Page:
Amherst reminds farmers market to make room for local producers
AMHERST — As the Amherst Farmers Market begins its 43rd year Saturday, town officials are reminding organizers they need to ensure that local growers and producers are represented at the weekly event downtown.
Although the Select Board recently approved the request to close Spring Street and portions of Boltwood Avenue from 7:30 a.m. to 1:30 p.m. each Saturday until Nov. 22, there are lingering concerns that Amherst farmers are not fully welcomed.
Select Board member Andrew Steinberg said he would like to get details about how additional space allotted to Amherst farmers is working and that the desire of Amherst farmers to participate is being met.
Though the committee that oversees the market agreed to expand the number of participants last June, and to guarantee a spot for all Amherst farmers, Steinberg said he is worried the newcomers lack visibility within the market, which traditionally has had all vendors set up on Spring Street.
“I didn’t get the sense they got the kind of welcoming and participation we were looking for,” Steinberg said.
Jeremy Barker-Plotkin, a member of the market committee who runs Simple Gifts Farm in North Amherst, said he is not aware of any Amherst farmers being excluded. “We had a number of Amherst farms that applied last year. They all came to the market,” he said.
Barker-Plotkin said he expects that same protocol as last year will be used, with any Amherst farmers who apply being accommodated.
Kristie Speck, the market manager, said the application process lasts all year and applications can be downloaded at amherstfarmersmarket.com.
Assistant Town Manager David Ziomek, who serves as liaison to the Agricultural Commission, said between four and six Amherst farms were added last year, which represented a significant step forward in ensuring the market reflected the local producers.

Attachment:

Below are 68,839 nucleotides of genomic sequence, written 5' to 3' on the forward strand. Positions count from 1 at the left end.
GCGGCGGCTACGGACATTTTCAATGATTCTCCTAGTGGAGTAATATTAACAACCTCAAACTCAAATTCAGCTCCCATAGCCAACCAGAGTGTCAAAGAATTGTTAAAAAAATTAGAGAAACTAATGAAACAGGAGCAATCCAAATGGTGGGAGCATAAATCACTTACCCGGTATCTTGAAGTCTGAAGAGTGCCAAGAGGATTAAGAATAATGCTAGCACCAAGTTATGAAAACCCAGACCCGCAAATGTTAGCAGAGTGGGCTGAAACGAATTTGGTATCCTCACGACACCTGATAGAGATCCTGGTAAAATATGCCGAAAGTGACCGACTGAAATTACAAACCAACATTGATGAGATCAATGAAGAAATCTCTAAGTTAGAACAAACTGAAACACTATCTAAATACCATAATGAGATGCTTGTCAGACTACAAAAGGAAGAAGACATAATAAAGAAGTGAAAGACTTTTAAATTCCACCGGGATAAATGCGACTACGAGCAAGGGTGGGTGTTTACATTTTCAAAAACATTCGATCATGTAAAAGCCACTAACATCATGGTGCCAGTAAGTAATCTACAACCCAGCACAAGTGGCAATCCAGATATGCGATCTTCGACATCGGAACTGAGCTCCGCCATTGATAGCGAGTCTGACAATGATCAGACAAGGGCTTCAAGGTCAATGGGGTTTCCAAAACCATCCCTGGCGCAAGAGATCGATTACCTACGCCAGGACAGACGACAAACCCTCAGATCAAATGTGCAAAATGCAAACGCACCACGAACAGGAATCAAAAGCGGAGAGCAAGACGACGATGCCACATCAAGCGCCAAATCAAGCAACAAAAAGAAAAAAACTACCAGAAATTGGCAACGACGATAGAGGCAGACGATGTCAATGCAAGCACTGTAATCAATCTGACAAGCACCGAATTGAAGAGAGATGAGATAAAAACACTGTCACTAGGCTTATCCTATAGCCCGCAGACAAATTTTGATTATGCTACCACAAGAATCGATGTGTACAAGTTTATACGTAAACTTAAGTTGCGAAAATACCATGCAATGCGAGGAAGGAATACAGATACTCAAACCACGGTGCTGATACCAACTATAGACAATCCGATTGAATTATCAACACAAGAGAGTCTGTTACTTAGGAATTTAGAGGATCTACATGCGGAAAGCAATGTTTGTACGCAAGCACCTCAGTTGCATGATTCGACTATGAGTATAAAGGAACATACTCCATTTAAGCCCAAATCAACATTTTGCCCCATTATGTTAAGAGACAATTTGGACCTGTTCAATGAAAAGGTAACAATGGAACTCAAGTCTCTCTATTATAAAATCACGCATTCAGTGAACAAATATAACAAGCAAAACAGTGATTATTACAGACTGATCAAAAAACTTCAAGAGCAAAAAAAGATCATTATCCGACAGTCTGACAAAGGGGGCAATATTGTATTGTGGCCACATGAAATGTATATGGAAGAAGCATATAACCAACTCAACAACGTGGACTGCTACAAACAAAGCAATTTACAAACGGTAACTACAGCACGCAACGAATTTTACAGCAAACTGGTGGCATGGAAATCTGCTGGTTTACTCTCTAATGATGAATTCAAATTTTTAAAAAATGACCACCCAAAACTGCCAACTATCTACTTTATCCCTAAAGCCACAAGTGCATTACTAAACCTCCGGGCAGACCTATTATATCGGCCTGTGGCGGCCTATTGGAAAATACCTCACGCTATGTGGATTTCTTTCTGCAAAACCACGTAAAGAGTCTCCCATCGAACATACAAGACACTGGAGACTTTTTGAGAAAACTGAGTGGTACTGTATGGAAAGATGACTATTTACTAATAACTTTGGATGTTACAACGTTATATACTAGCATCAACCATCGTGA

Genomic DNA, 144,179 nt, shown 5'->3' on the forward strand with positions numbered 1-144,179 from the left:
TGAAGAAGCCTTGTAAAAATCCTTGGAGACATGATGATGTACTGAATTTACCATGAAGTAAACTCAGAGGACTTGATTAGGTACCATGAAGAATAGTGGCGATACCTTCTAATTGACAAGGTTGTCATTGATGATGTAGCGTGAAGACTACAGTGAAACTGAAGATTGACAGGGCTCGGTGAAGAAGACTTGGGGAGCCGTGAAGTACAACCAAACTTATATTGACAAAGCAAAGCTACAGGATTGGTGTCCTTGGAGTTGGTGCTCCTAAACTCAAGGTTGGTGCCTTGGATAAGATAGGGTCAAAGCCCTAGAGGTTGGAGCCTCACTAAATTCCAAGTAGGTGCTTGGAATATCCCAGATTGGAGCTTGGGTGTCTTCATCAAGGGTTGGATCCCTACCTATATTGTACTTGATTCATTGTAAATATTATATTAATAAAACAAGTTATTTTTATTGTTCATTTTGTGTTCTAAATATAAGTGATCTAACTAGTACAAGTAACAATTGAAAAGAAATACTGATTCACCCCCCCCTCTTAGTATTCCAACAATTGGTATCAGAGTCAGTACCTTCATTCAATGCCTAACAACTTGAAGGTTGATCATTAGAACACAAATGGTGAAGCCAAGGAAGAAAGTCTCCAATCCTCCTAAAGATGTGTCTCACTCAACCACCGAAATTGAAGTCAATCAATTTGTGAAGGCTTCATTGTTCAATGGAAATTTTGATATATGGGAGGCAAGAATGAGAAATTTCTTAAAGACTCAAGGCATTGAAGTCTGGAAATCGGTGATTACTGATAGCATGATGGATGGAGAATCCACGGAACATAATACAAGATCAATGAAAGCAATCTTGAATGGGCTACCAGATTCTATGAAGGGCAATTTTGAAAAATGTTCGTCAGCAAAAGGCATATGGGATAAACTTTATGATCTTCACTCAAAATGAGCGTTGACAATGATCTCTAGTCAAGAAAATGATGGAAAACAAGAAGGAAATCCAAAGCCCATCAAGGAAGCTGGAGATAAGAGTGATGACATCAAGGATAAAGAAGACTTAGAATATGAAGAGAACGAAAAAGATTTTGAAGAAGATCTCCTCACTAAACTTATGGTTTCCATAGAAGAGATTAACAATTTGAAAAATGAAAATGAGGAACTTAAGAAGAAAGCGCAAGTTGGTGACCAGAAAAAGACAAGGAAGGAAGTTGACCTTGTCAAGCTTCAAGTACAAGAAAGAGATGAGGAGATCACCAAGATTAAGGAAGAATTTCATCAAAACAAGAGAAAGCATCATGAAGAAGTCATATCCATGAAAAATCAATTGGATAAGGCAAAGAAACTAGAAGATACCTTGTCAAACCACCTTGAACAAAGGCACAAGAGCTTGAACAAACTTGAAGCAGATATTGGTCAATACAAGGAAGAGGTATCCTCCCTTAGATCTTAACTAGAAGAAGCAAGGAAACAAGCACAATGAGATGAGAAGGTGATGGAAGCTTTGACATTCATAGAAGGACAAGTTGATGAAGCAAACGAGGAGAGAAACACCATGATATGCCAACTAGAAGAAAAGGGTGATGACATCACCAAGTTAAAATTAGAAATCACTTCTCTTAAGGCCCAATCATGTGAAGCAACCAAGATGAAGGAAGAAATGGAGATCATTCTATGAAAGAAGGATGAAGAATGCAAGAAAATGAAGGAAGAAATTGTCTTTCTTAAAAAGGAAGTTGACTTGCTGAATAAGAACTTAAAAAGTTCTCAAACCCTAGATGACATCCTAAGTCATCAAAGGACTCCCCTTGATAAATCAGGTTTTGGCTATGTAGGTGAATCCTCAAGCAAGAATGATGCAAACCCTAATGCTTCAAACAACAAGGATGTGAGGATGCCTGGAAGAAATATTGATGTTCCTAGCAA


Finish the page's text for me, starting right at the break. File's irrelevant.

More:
“I see a lot of optimism there, a lot of progress,” Ziomek said.
Town Manager John Musante said he believes the expansion has worked and appreciates the Select Board checking in with the Agricultural Commission to ensure this continues.
“The basic goal and objective remains the same — we want a thriving market that offers increased opportunities for Amherst-area farmers to participate,” Musante said.
Barker-Plotkin said he had conversations with the Agricultural Commission during the winter, which did not indicate any concerns with access, although he acknowledged locations of all booths are not ideal.
One issue, he said, is for farmers who set up on Boltwood Avenue in front of the Lord Jeffery Inn. Because it is away from Spring Street, getting customers to venture there is challenging.
Speck said this extension of the market does not begin until the end of June, when many of the part-time vendors begin coming every week.
The market is also trying to balance what is offered to ensure a diversity of produce and that everyone is not selling the same items.
“I feel like we’re working on trying to increase both vendors and product,” Barker-Plotkin said. “We’re always working on improving.”
Barker-Plotkin said more than 30 producers will make up the market and will sell products ranging from meats to salad greens to breads, pastries and yogurt.
More vitality will be added, he said, possibly by bringing music, entertainment and children’s activities. “We are working on making the market more exciting,” Barker-Plotkin said
Speck, though, said that because decisions are made through a democratic process, changes to the look and feel of the four-decades-old market would not necessarily happen quickly.
“People are coming to the market almost as much to meet the farmers as they are to buy product,” Speck said.
She noted that as a “Class A” market, all items sold come straight from the fields to customers.
The market organizers are working with the town’s Health Department to offer more prepared food on site, Speck said.
Among new vendors this year will be Cape Cod Fish Share of Brewster and Dew Green Farm and Turkish Kitchen of Ashfield.
The market will also continue to accept Supplemental Nutrition Assistance Program benefits and EBT cards so people of all economic means can shop there.
Speck said tokens will be sold at the yellow information booth and the market is seeking volunteers to operate the SNAP machine and to repair the tiny building, which has fallen into disrepair and has several broken windows. The market will likely offer some tokens in exchange for assistance in fixing the booth, Speck said.